School Counseling Programs - CalEdFactsThis content is part of California Department of Education's information and media guide about education in the State of California. For similar information on other topics, visit the full CalEdFacts.
A counseling program is an integral component of the educational system and is vital in preparing and assisting students to be successful, lifelong learners. School counselors and other members of the student support team (school psychologists, school social workers, child welfare and attendance supervisors, and school nurses) assist students in making decisions, managing emotions, coping with crises, overcoming barriers to learning, and seeking access to the core curriculum. School counselors and members of the support team help students set short- and long-term goals, improve attendance, reduce and resolve conflicts, and prevent youth suicide. This support team works to create a positive learning environment; teaches self-management skills; acts as advocates for students; and provides relevant academic, career, and personal/social counseling to enable students to make informed decisions toward achieving their future goals.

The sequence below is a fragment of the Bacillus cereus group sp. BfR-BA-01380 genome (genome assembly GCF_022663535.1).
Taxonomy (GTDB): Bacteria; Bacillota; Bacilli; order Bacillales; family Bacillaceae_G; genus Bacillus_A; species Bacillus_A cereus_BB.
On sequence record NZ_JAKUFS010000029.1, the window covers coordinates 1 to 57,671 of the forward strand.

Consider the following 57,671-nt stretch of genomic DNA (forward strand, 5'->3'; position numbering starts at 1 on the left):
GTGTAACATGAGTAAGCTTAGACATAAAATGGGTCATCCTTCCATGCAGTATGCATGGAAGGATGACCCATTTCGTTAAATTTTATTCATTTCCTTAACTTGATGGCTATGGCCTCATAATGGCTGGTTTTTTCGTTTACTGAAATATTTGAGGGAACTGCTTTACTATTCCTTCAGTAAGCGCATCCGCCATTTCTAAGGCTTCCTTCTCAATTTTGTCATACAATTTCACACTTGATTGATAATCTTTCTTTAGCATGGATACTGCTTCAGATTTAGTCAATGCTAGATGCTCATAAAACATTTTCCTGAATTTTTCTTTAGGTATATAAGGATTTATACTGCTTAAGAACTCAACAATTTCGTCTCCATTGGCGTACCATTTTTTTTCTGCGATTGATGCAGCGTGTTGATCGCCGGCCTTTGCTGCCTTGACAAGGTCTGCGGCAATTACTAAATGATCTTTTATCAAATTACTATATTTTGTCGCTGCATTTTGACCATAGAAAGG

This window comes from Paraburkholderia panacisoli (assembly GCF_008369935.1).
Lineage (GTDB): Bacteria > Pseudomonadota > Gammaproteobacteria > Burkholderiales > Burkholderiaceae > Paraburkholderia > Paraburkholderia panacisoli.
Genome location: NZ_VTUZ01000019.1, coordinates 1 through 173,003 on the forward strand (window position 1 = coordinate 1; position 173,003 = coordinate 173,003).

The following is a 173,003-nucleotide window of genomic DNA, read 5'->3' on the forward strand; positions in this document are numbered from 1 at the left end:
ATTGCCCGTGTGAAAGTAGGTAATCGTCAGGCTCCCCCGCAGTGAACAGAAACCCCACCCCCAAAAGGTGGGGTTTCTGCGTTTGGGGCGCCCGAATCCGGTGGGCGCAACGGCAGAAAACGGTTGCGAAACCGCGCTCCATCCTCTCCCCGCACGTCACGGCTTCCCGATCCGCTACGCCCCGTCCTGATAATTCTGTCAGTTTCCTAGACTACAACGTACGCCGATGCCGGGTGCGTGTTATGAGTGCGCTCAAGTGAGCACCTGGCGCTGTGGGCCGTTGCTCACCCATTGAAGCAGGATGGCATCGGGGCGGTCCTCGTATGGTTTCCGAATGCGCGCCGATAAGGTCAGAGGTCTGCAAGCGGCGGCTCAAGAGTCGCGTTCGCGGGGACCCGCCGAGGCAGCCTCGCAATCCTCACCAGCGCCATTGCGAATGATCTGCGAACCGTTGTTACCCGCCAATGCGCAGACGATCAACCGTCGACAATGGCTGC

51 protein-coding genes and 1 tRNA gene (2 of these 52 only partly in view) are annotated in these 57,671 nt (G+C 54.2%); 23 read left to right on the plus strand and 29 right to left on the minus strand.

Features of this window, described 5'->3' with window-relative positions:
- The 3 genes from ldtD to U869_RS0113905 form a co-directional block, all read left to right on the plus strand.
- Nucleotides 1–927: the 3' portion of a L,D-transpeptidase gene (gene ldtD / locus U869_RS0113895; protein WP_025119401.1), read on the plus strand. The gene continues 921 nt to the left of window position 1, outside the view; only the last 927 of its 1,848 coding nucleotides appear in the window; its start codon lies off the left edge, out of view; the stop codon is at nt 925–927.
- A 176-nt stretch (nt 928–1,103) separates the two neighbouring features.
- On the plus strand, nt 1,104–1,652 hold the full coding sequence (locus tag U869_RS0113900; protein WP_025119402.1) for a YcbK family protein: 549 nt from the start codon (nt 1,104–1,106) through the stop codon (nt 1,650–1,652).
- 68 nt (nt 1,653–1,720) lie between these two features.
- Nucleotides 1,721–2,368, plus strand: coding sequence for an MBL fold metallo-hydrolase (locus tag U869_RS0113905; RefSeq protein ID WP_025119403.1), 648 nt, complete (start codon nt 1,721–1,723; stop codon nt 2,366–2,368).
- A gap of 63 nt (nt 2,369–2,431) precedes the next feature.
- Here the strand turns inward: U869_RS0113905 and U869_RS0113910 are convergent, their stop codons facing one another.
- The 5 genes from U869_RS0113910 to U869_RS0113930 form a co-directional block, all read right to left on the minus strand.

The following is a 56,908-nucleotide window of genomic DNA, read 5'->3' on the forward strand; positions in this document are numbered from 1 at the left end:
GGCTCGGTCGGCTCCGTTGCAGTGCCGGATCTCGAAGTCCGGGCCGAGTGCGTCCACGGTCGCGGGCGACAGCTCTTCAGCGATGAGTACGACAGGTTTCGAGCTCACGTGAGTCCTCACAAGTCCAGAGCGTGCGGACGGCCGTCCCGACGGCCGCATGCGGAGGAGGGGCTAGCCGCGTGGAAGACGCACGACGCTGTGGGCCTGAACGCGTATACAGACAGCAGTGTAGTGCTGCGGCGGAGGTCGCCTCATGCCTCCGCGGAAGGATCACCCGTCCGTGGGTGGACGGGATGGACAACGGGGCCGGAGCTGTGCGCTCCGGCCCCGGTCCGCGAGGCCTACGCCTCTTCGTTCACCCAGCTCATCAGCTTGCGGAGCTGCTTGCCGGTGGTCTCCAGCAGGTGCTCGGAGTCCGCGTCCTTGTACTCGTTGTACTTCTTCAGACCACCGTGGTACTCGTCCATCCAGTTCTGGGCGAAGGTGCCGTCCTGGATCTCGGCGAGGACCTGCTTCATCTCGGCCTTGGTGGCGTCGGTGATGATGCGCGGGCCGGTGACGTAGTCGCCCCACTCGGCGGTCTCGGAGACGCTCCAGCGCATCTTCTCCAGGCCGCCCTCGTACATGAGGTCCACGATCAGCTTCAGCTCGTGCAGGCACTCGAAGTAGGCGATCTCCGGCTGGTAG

School counselors are trained educators possessing a valid credential with a specialization in pupil personnel services (California Education Code Section 49600). As specialists in child and adolescent development, school counselors coordinate the objectives, strategies, and activities of a comprehensive counseling program, and they serve as representatives on district school guidance teams, such as school attendance review boards.